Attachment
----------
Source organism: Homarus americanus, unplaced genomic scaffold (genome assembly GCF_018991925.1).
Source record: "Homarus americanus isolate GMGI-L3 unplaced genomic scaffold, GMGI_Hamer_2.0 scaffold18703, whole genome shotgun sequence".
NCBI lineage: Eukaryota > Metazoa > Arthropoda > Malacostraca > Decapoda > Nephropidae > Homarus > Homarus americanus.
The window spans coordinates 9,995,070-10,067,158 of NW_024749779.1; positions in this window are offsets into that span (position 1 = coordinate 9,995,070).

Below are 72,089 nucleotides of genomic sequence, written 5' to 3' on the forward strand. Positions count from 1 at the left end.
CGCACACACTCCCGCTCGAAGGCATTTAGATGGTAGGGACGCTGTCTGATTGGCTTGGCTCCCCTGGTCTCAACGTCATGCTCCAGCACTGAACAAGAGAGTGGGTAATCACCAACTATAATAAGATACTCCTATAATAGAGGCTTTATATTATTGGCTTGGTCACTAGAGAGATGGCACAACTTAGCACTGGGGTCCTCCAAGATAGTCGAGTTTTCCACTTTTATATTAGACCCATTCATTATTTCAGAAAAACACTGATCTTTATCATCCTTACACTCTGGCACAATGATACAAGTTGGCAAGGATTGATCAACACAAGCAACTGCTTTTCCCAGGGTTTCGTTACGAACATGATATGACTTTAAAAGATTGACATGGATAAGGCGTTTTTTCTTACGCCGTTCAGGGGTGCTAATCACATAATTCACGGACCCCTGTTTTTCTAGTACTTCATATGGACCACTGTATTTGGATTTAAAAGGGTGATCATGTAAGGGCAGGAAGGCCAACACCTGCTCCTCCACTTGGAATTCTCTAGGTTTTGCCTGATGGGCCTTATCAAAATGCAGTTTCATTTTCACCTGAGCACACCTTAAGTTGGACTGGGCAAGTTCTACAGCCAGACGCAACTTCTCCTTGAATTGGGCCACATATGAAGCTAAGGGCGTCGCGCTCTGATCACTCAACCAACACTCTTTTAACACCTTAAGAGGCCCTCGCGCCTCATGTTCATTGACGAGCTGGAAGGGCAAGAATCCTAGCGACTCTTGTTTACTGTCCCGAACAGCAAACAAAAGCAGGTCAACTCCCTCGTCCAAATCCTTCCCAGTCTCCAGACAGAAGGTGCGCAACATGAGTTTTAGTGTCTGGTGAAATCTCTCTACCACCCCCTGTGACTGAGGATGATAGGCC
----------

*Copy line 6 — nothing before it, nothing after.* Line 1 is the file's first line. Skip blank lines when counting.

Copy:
CGCACACACTCCCGCTCGAAGGCATTTAGATGGTAGGGACGCTGTCTGATTGGCTTGGCTCCCCTGGTCTCAACGTCATGCTCCAGCACTGAACAAGAGAGTGGGTAATCACCAACTATAATAAGATACTCCTATAATAGAGGCTTTATATTATTGGCTTGGTCACTAGAGAGATGGCACAACTTAGCACTGGGGTCCTCCAAGATAGTCGAGTTTTCCACTTTTATATTAGACCCATTCATTATTTCAGAAAAACACTGATCTTTATCATCCTTACACTCTGGCACAATGATACAAGTTGGCAAGGATTGATCAACACAAGCAACTGCTTTTCCCAGGGTTTCGTTACGAACATGATATGACTTTAAAAGATTGACATGGATAAGGCGTTTTTTCTTACGCCGTTCAGGGGTGCTAATCACATAATTCACGGACCCCTGTTTTTCTAGTACTTCATATGGACCACTGTATTTGGATTTAAAAGGGTGATCATGTAAGGGCAGGAAGGCCAACACCTGCTCCTCCACTTGGAATTCTCTAGGTTTTGCCTGATGGGCCTTATCAAAATGCAGTTTCATTTTCACCTGAGCACACCTTAAGTTGGACTGGGCAAGTTCTACAGCCAGACGCAACTTCTCCTTGAATTGGGCCACATATGAAGCTAAGGGCGTCGCGCTCTGATCACTCAACCAACACTCTTTTAACACCTTAAGAGGCCCTCGCGCCTCATGTTCATTGACGAGCTGGAAGGGCAAGAATCCTAGCGACTCTTGTTTACTGTCCCGAACAGCAAACAAAAGCAGGTCAACTCCCTCGTCCAAATCCTTCCCAGTCTCCAGACAGAAGGTGCGCAACATGAGTTTTAGTGTCTGGTGAAATCTCTCTACCACCCCCTGTGACTGAGGATGATAGGCC